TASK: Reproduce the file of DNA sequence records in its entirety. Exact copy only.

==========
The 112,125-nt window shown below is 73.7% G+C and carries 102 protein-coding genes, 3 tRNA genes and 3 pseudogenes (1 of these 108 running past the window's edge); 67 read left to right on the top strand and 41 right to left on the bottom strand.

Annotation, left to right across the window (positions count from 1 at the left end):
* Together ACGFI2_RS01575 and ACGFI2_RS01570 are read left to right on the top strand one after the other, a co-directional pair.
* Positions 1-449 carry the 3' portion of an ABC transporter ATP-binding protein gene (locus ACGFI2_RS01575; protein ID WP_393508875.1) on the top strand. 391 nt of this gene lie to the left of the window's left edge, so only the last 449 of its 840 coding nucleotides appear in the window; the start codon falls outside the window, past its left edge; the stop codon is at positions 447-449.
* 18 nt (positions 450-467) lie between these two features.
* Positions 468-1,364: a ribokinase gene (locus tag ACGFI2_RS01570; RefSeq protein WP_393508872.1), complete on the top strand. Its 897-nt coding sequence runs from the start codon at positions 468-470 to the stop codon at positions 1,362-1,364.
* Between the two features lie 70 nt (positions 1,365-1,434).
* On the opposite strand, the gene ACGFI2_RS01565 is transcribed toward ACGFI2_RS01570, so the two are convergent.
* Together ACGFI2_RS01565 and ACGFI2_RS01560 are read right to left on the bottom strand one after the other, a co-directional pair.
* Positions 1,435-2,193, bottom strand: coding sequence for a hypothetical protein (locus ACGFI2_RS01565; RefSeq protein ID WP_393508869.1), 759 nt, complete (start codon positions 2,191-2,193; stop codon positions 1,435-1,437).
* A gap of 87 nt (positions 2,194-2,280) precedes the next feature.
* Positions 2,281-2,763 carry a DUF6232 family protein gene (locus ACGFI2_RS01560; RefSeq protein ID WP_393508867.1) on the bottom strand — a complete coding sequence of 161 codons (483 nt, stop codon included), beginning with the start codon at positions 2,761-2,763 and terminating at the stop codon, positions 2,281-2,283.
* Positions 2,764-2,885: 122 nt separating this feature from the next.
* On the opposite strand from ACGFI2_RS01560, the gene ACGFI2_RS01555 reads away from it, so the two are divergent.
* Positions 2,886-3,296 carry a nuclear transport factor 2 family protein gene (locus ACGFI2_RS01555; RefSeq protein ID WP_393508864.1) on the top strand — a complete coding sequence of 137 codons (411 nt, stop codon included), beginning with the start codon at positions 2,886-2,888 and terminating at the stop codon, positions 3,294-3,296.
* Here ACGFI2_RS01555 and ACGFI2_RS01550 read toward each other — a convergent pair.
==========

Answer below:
The 112,125-nt window shown below is 73.7% G+C and carries 102 protein-coding genes, 3 tRNA genes and 3 pseudogenes (1 of these 108 running past the window's edge); 67 read left to right on the top strand and 41 right to left on the bottom strand.

Annotation, left to right across the window (positions count from 1 at the left end):
* Together ACGFI2_RS01575 and ACGFI2_RS01570 are read left to right on the top strand one after the other, a co-directional pair.
* Positions 1-449 carry the 3' portion of an ABC transporter ATP-binding protein gene (locus ACGFI2_RS01575; protein ID WP_393508875.1) on the top strand. 391 nt of this gene lie to the left of the window's left edge, so only the last 449 of its 840 coding nucleotides appear in the window; the start codon falls outside the window, past its left edge; the stop codon is at positions 447-449.
* 18 nt (positions 450-467) lie between these two features.
* Positions 468-1,364: a ribokinase gene (locus tag ACGFI2_RS01570; RefSeq protein WP_393508872.1), complete on the top strand. Its 897-nt coding sequence runs from the start codon at positions 468-470 to the stop codon at positions 1,362-1,364.
* Between the two features lie 70 nt (positions 1,365-1,434).
* On the opposite strand, the gene ACGFI2_RS01565 is transcribed toward ACGFI2_RS01570, so the two are convergent.
* Together ACGFI2_RS01565 and ACGFI2_RS01560 are read right to left on the bottom strand one after the other, a co-directional pair.
* Positions 1,435-2,193, bottom strand: coding sequence for a hypothetical protein (locus ACGFI2_RS01565; RefSeq protein ID WP_393508869.1), 759 nt, complete (start codon positions 2,191-2,193; stop codon positions 1,435-1,437).
* A gap of 87 nt (positions 2,194-2,280) precedes the next feature.
* Positions 2,281-2,763 carry a DUF6232 family protein gene (locus ACGFI2_RS01560; RefSeq protein ID WP_393508867.1) on the bottom strand — a complete coding sequence of 161 codons (483 nt, stop codon included), beginning with the start codon at positions 2,761-2,763 and terminating at the stop codon, positions 2,281-2,283.
* Positions 2,764-2,885: 122 nt separating this feature from the next.
* On the opposite strand from ACGFI2_RS01560, the gene ACGFI2_RS01555 reads away from it, so the two are divergent.
* Positions 2,886-3,296 carry a nuclear transport factor 2 family protein gene (locus ACGFI2_RS01555; RefSeq protein ID WP_393508864.1) on the top strand — a complete coding sequence of 137 codons (411 nt, stop codon included), beginning with the start codon at positions 2,886-2,888 and terminating at the stop codon, positions 3,294-3,296.
* Here ACGFI2_RS01555 and ACGFI2_RS01550 read toward each other — a convergent pair.